Staging Another Coachella

As Pollstar went to press, Goldenvoice was readying itself for its first-ever country music festival – Stagecoach, which was expected to take place May 5-6 on the same grounds as the Coachella Music & Arts Festival in Indio, Calif.

Instead of Rage Against The Machine on the main stage, it would be Kenny Chesney. Instead of Ozomatli in one of the tents, it would be Ricky Skaggs. There would be a heap more RVs than camping tents and instead of hackey-sack there’d be, well, anything but, thank God.

But even though the tents and stages didn’t move, the Coachella site got a quick and clever makeover – one that obviously amused organizer Paul Tollett when interviewed. The Main Stage became the "Mane Stage," and the kids area was redubbed "Half-Pint Hootenanny." Meanwhile, those awesome Tesla balls that entertain the hipsters at Coachella weren’t carted away. They were just renamed the "White Lightning Tesla Coils."

"Each stage was reconfigured a bit," Tollett told Pollstar from the site May 3rd. "The lighting is different so it’s not as rock looking. Bluegrass has a different feel, so it’s not going to go with the crazy trusses and everything."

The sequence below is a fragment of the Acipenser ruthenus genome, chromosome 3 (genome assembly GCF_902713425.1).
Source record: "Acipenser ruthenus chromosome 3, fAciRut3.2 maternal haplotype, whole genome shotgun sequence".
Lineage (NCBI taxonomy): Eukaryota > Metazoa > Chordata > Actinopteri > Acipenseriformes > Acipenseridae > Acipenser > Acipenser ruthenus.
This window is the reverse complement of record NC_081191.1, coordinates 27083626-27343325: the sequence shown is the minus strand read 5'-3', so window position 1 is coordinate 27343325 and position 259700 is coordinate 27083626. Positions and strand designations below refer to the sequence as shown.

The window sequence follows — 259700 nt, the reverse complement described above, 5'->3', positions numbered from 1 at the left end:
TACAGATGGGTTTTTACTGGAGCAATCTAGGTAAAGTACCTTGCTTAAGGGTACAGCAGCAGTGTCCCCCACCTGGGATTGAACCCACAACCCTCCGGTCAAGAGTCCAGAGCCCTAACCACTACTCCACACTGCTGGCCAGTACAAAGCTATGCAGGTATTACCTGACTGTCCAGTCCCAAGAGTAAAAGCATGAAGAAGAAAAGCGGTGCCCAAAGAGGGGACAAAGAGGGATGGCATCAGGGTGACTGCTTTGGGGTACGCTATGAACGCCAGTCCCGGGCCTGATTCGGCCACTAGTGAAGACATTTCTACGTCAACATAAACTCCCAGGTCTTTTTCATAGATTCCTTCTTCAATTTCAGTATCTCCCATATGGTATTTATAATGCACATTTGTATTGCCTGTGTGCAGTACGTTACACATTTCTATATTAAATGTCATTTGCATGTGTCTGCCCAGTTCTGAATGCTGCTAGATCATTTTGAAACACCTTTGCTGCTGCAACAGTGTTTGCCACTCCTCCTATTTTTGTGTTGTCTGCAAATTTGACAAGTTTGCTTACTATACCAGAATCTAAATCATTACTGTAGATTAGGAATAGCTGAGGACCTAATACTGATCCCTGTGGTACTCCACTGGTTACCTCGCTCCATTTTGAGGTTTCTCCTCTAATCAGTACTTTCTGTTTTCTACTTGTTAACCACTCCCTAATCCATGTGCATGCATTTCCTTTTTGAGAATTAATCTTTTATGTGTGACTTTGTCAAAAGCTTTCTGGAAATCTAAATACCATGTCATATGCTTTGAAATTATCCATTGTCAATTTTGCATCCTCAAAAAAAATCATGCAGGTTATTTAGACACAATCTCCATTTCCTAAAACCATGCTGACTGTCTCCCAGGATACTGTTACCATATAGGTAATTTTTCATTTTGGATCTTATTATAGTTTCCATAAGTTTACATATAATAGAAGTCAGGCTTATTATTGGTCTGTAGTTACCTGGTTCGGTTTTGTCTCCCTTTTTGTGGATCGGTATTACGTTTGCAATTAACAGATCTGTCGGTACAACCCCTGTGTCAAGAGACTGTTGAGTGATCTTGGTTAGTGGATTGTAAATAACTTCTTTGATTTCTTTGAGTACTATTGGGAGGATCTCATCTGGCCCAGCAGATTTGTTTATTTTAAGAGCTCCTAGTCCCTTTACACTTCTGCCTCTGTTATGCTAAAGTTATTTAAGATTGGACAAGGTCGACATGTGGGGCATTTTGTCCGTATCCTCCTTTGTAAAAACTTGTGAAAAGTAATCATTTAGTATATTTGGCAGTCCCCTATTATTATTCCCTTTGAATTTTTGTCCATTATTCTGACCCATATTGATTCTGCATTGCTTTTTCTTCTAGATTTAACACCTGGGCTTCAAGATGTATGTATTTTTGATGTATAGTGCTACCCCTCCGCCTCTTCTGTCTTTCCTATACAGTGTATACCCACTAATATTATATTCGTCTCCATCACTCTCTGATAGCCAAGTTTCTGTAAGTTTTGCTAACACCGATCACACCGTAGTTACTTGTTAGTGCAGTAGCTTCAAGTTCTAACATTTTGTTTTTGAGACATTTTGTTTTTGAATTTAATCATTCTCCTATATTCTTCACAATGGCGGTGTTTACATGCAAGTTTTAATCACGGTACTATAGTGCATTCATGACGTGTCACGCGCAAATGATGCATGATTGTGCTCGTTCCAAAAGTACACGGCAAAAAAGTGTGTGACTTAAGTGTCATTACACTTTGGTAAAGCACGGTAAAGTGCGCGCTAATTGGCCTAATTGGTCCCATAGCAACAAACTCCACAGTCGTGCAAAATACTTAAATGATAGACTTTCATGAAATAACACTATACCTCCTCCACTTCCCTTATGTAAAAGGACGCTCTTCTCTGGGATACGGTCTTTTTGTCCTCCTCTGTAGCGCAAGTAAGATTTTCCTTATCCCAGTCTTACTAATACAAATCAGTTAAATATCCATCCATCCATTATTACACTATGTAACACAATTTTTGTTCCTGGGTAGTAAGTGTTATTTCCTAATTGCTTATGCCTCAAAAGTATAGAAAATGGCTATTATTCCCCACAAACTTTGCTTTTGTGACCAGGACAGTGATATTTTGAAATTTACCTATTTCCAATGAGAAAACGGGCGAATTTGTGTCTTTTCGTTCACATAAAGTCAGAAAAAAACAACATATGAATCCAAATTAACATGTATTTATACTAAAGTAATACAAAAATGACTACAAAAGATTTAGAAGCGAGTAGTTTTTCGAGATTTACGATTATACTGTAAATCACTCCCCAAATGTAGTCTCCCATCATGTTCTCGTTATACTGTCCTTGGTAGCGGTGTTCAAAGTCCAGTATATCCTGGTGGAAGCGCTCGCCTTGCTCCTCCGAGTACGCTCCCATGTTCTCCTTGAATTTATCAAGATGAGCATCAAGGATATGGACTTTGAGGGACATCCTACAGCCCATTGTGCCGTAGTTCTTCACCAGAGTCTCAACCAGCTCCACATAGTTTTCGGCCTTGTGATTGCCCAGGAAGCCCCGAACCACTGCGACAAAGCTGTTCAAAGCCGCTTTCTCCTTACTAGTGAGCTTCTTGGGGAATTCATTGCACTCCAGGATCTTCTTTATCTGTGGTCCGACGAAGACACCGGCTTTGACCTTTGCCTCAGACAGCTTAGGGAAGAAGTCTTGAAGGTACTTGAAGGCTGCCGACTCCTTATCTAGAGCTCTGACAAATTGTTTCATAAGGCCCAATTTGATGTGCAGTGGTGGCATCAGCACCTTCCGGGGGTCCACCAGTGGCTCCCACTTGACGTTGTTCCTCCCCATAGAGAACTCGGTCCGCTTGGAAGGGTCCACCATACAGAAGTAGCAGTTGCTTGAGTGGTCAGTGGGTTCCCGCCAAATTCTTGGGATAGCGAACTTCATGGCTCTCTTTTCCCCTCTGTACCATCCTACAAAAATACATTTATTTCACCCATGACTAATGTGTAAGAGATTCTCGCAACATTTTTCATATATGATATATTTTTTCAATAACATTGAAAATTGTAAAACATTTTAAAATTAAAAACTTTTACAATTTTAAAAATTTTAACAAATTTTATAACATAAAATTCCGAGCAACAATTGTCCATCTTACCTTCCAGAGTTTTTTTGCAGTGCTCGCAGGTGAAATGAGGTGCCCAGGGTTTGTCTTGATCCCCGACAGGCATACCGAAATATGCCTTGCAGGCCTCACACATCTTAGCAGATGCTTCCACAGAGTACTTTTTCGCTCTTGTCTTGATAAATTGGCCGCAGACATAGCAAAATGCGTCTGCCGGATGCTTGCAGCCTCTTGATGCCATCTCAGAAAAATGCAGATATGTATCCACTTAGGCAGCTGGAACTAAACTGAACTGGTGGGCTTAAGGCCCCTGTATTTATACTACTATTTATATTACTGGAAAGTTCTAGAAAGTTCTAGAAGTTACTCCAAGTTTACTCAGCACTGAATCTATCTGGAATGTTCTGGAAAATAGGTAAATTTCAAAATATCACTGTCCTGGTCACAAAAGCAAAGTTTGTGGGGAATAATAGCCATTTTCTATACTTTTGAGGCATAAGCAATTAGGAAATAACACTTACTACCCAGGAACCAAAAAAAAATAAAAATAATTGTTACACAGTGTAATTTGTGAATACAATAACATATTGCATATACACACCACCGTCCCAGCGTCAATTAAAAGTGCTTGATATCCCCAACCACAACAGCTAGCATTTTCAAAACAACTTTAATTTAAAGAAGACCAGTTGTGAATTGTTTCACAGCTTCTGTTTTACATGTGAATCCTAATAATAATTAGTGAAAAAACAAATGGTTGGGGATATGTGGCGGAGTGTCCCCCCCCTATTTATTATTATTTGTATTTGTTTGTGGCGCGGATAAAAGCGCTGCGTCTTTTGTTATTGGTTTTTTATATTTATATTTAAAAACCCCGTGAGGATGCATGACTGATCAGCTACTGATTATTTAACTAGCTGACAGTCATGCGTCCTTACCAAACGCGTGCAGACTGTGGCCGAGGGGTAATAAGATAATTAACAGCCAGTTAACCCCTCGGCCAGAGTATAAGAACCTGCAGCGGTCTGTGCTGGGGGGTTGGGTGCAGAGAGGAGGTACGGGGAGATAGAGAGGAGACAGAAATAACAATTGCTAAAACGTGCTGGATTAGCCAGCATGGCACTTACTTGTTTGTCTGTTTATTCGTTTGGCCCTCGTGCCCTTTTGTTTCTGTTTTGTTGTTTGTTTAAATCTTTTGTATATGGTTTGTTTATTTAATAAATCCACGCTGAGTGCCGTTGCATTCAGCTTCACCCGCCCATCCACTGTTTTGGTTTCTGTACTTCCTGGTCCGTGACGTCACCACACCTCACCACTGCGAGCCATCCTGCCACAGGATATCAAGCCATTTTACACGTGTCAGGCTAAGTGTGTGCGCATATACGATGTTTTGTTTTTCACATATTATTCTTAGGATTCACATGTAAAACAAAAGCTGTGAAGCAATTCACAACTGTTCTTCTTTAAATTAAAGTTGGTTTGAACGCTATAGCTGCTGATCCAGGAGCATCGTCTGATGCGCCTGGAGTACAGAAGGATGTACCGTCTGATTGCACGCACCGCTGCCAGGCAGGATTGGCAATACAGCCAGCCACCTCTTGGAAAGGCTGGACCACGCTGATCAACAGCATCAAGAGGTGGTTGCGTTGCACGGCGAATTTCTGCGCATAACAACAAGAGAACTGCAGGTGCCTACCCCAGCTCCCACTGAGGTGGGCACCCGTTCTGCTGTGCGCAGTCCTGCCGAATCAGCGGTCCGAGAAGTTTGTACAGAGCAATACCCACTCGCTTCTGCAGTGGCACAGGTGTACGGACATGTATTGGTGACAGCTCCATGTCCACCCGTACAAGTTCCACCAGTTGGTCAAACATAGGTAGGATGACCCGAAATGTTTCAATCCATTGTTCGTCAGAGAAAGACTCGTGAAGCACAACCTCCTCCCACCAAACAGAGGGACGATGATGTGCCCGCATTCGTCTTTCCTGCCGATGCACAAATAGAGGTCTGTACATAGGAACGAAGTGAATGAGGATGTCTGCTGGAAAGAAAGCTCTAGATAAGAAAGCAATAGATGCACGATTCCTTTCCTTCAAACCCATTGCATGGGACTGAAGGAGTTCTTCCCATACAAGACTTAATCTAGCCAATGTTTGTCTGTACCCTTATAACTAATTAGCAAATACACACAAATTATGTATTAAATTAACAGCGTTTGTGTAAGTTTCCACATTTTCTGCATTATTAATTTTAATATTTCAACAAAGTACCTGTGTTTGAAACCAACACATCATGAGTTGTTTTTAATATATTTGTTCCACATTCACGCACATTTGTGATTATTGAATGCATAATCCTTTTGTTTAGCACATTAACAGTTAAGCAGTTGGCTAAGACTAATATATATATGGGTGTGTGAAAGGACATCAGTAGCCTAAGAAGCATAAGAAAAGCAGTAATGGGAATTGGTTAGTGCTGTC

There were no vendors at Coachella this year, but Stagecoach was expected to have plenty of folks selling boots, spurs, and cowboy hats. The drink of choice at Coachella was Heineken, but the good ol’ boys got a variety – heck, maybe even Pabst Blue Ribbon.

As for the Sahara Tent (Mustang Stage) – the usual go-to tent for raving and glow sticks – it was expected to house a rib cook-off, picnic tables and Western art, all under the watchful eye of performers Roger Alan Wade and Riders In The Sky.

One of the reasons why Goldenvoice created Stagecoach was to give landowner Alexander Haagen more revenue and keep him from converting the grounds to condominiums, according to the New York Times.

Which brings up the question, will Goldenvoice ever consider a third festival on the Empire Grounds – namely something conspicuously absent from SoCal, an annual Christian music festival?

"We’re just trying to deal with a country festival for now," Tollett said.